Question: Who was Melchizedek in the Bible?
Answer: Melchizedek is king of Salem (meaning "king of peace"), he is the king of righteousness by definition and the high priest forever to God Most High. According to Hebrews, Melchizedek had no beginning or end; no parental lineage, and is thus eternal and not a created being like man or angels.
Question: How do you pronounce Melchizedek?
Question: Where do I find Melchizedek in the Bible?
Answer: Melchizedek is mentioned in the Bible books of Genesis, Psalms and Hebrews, respectively. Scroll down for each of the passages.
Question: What is the priestly order of Melchizedek?
Answer: There were two priesthoods: the priestly order of Aaron under the Mosaic Law, and the order of Melchizedek under Christ Jesus. In Christ, Jesus is our high priest and our sacrificial lamb. Under the Mosaic covenant Law and priesthood, man is separated from God by his sins and temporarily covered by the blood of animals, but man remained irredeemable. Redemption comes only by grace through faith in Jesus Christ, the Son of God.
Question: What does the name Melchizedek mean?
Answer: Melchizedek in Hebrew means "king of righteousness."
Question: What is a christophany in the Old Testament?
Answer: A christophany in the Old Testament is a pre-incarnate appearance of the Lord Jesus.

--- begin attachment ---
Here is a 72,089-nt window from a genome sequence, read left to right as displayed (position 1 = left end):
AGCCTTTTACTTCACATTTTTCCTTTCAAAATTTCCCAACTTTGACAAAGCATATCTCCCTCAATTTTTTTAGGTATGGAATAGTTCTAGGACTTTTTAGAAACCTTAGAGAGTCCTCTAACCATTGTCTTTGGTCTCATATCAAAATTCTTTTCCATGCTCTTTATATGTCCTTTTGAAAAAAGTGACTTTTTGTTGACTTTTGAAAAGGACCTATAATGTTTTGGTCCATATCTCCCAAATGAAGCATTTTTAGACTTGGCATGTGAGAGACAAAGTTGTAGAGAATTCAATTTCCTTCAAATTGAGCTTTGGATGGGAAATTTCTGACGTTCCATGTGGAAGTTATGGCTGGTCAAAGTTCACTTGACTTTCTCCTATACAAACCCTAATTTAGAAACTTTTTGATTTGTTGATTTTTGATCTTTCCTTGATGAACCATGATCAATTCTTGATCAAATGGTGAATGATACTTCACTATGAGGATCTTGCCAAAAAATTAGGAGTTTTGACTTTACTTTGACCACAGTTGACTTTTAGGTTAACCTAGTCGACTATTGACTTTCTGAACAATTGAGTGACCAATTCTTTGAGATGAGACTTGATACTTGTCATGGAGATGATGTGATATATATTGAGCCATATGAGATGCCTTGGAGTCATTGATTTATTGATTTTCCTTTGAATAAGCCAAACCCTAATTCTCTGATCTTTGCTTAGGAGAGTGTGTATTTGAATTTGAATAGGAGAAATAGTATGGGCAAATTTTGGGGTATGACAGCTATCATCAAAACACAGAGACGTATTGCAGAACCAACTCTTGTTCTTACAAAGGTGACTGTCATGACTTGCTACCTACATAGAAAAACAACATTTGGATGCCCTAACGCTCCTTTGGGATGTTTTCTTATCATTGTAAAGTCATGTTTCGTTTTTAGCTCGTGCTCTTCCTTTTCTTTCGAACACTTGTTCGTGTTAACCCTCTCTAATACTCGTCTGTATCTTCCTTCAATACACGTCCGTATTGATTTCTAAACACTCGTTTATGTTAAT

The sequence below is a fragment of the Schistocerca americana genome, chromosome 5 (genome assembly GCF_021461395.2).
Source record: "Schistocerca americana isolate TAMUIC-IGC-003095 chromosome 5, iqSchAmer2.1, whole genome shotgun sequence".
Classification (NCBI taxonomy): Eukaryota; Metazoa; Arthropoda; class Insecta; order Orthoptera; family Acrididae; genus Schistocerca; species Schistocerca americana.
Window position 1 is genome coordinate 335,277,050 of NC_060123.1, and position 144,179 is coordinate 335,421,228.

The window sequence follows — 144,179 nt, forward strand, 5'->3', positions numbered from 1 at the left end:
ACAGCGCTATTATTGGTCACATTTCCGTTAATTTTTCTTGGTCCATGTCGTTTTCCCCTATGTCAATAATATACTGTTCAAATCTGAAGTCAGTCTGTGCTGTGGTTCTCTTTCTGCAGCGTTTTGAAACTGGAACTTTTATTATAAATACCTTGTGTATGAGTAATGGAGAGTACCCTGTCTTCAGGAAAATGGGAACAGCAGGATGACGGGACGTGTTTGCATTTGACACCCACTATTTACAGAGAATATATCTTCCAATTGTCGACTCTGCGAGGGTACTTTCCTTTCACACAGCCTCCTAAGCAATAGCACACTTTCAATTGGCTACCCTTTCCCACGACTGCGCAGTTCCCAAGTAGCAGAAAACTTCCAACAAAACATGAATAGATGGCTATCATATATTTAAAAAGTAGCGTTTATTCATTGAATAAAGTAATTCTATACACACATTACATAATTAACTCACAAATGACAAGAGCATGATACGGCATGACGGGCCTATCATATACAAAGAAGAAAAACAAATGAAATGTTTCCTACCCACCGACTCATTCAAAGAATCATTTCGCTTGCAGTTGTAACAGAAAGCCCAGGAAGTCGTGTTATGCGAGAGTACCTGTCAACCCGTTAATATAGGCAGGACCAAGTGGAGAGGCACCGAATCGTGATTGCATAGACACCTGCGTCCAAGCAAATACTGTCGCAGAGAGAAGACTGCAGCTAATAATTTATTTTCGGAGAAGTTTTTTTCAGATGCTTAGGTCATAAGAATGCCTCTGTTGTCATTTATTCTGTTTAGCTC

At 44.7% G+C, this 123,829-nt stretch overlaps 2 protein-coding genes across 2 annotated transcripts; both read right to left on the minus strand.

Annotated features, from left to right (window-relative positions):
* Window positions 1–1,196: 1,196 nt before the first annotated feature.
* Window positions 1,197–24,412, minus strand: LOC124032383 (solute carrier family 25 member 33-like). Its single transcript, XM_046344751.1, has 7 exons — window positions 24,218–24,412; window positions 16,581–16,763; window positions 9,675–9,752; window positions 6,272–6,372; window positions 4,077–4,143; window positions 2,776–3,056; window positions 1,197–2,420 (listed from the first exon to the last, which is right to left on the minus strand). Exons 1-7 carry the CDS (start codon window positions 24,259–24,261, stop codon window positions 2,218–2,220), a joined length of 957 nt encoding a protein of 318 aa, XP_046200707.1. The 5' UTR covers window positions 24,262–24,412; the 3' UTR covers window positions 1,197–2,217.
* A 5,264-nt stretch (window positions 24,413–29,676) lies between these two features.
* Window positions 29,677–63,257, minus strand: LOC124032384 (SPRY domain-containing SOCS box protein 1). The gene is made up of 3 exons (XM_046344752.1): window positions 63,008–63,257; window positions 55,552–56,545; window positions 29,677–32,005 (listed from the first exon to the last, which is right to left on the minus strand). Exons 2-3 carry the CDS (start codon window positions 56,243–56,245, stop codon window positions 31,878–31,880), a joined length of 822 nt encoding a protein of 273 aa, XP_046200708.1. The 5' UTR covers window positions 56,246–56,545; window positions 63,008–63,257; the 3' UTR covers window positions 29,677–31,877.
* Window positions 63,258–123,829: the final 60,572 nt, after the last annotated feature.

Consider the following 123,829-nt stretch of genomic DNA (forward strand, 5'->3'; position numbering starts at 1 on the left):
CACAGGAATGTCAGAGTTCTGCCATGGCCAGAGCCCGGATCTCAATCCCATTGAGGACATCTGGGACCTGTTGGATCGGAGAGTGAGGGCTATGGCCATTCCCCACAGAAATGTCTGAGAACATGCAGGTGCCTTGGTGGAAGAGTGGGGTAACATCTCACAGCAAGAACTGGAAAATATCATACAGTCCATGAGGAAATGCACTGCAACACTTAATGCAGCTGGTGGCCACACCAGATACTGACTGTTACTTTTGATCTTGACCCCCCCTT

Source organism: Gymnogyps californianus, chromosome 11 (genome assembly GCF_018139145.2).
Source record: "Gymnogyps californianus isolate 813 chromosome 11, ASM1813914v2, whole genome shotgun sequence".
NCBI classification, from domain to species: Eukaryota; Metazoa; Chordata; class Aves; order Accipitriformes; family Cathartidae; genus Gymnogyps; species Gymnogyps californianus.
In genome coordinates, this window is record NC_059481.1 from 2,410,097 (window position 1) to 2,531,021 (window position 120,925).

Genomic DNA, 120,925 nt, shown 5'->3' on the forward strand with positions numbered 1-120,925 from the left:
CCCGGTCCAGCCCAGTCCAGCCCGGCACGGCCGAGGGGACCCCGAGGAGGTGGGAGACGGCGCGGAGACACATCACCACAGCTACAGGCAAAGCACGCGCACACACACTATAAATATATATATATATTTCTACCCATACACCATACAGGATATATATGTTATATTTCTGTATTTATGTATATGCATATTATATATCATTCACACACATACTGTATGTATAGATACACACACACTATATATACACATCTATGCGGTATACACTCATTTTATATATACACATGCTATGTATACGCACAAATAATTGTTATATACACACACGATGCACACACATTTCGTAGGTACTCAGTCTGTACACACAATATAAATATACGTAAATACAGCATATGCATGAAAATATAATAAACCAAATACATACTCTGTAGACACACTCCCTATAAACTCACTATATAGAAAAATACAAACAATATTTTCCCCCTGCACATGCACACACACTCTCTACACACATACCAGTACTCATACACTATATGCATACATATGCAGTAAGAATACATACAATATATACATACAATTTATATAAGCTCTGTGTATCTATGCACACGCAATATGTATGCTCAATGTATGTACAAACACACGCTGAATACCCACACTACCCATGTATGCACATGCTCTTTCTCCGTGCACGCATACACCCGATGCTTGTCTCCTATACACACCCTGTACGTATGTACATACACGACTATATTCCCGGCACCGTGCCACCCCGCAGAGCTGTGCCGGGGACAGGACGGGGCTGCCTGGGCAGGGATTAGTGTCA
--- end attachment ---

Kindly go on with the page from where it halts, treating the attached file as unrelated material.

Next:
Question: Is King Melchizedek an appearance of Jesus in the Old Testament?
Answer: There is really no way around this logically: Melchizedek shares the same titles and attributes of Jesus Christ. He is eternal, uncreated, high priest forever, the king of peace and king of righteousness. There is no eternal king of righteousness besides Jesus Christ.
Question: Was Melchizedek actually Shem?
Answer: No. We know from the table of nations in Genesis chapter 10 that Shem had a parental lineage, and the author of Hebrews states that Melchizedek had no parental lineage is without beginning or end. Shem was a mortal man and not Melchizedek.
Let's examine the scriptures, beginning with the battle of the kings in Genesis 14 when Abram meets Melchizedek.
Then after his return from the defeat of Chedorlaomer and the kings who were with him, the king of Sodom went out to meet him at the valley of Shaveh (that is, the King’s Valley). And Melchizedek king of Salem brought out bread and wine; now he was a priest of God Most High.